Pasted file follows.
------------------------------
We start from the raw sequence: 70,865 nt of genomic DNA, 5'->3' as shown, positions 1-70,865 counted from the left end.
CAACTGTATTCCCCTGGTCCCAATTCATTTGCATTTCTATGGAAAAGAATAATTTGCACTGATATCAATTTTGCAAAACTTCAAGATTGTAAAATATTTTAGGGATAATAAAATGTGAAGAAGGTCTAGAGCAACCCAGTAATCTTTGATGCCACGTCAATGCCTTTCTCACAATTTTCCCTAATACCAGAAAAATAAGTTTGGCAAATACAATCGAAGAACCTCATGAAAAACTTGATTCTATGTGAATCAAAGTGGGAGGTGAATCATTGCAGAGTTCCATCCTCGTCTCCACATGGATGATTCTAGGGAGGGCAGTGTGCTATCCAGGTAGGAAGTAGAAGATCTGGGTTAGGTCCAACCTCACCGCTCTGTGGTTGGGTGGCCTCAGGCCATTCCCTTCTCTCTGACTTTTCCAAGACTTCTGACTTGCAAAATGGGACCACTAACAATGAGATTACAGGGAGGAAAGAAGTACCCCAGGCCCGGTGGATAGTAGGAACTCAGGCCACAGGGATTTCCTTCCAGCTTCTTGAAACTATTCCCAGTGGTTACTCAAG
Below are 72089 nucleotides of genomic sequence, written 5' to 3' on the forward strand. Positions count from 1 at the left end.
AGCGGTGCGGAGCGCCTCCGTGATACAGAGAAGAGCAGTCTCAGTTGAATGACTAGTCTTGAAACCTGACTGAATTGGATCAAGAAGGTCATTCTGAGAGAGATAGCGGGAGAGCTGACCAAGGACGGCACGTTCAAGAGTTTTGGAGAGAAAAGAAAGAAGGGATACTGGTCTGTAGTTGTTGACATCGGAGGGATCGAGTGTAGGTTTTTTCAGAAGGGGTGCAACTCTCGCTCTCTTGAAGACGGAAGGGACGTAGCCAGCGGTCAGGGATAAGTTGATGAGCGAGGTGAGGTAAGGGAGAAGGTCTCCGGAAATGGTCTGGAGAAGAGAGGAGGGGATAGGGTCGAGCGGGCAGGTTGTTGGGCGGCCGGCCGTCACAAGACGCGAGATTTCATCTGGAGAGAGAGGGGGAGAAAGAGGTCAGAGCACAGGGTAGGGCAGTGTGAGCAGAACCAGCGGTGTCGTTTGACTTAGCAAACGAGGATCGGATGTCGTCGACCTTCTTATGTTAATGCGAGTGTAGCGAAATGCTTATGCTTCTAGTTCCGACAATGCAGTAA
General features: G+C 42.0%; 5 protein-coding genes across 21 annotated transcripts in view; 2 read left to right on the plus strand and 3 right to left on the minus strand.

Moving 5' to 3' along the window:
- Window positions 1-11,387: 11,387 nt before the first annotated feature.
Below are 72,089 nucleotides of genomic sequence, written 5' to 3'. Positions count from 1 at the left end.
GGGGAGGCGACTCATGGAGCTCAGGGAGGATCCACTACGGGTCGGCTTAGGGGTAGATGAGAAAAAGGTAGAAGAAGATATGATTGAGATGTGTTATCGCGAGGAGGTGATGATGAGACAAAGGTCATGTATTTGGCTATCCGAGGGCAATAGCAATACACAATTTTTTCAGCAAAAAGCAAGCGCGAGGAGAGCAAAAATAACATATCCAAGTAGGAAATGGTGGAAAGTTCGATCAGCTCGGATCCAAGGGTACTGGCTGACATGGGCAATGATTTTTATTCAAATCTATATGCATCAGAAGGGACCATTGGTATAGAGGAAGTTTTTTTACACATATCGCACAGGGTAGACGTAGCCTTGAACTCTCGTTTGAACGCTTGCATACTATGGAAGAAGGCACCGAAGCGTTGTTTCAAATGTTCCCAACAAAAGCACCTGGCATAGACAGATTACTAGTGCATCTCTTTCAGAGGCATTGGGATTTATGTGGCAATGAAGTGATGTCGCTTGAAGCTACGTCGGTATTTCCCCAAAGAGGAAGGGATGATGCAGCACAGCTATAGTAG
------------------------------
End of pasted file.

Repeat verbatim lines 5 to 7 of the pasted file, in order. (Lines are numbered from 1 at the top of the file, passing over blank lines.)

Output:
General features: G+C 42.0%; 5 protein-coding genes across 21 annotated transcripts in view; 2 read left to right on the plus strand and 3 right to left on the minus strand.

Moving 5' to 3' along the window:
- Window positions 1-11,387: 11,387 nt before the first annotated feature.